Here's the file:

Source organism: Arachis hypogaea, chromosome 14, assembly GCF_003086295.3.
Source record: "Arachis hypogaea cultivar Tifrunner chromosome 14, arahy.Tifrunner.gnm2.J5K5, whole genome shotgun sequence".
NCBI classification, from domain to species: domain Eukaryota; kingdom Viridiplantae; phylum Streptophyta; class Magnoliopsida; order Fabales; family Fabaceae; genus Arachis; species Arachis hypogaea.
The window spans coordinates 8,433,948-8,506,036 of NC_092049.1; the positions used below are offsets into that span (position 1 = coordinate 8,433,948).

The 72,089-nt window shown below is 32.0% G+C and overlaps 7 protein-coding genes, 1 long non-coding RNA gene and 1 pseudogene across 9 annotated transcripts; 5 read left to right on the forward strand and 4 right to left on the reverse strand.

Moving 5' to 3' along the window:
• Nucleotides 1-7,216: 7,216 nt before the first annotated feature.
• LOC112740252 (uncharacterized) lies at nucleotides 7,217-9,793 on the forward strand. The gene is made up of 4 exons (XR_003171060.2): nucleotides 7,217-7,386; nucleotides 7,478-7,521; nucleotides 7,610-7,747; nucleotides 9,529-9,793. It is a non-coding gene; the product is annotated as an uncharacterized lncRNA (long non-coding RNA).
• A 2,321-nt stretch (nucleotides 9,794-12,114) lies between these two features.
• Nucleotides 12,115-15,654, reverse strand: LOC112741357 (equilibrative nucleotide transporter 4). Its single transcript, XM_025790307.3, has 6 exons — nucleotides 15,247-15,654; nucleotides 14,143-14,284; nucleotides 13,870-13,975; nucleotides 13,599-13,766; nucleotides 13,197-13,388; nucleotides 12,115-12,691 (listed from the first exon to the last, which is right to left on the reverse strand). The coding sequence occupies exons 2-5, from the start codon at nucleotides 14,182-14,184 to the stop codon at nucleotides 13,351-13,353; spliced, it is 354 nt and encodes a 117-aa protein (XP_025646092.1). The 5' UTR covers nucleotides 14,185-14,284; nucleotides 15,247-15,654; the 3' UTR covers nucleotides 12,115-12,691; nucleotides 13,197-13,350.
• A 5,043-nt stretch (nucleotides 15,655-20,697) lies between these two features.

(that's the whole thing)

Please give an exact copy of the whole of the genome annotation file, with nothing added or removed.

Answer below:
Source organism: Arachis hypogaea, chromosome 14, assembly GCF_003086295.3.
Source record: "Arachis hypogaea cultivar Tifrunner chromosome 14, arahy.Tifrunner.gnm2.J5K5, whole genome shotgun sequence".
NCBI classification, from domain to species: domain Eukaryota; kingdom Viridiplantae; phylum Streptophyta; class Magnoliopsida; order Fabales; family Fabaceae; genus Arachis; species Arachis hypogaea.
The window spans coordinates 8,433,948-8,506,036 of NC_092049.1; the positions used below are offsets into that span (position 1 = coordinate 8,433,948).

The 72,089-nt window shown below is 32.0% G+C and overlaps 7 protein-coding genes, 1 long non-coding RNA gene and 1 pseudogene across 9 annotated transcripts; 5 read left to right on the forward strand and 4 right to left on the reverse strand.

Moving 5' to 3' along the window:
• Nucleotides 1-7,216: 7,216 nt before the first annotated feature.
• LOC112740252 (uncharacterized) lies at nucleotides 7,217-9,793 on the forward strand. The gene is made up of 4 exons (XR_003171060.2): nucleotides 7,217-7,386; nucleotides 7,478-7,521; nucleotides 7,610-7,747; nucleotides 9,529-9,793. It is a non-coding gene; the product is annotated as an uncharacterized lncRNA (long non-coding RNA).
• A 2,321-nt stretch (nucleotides 9,794-12,114) lies between these two features.
• Nucleotides 12,115-15,654, reverse strand: LOC112741357 (equilibrative nucleotide transporter 4). Its single transcript, XM_025790307.3, has 6 exons — nucleotides 15,247-15,654; nucleotides 14,143-14,284; nucleotides 13,870-13,975; nucleotides 13,599-13,766; nucleotides 13,197-13,388; nucleotides 12,115-12,691 (listed from the first exon to the last, which is right to left on the reverse strand). The coding sequence occupies exons 2-5, from the start codon at nucleotides 14,182-14,184 to the stop codon at nucleotides 13,351-13,353; spliced, it is 354 nt and encodes a 117-aa protein (XP_025646092.1). The 5' UTR covers nucleotides 14,185-14,284; nucleotides 15,247-15,654; the 3' UTR covers nucleotides 12,115-12,691; nucleotides 13,197-13,350.
• A 5,043-nt stretch (nucleotides 15,655-20,697) lies between these two features.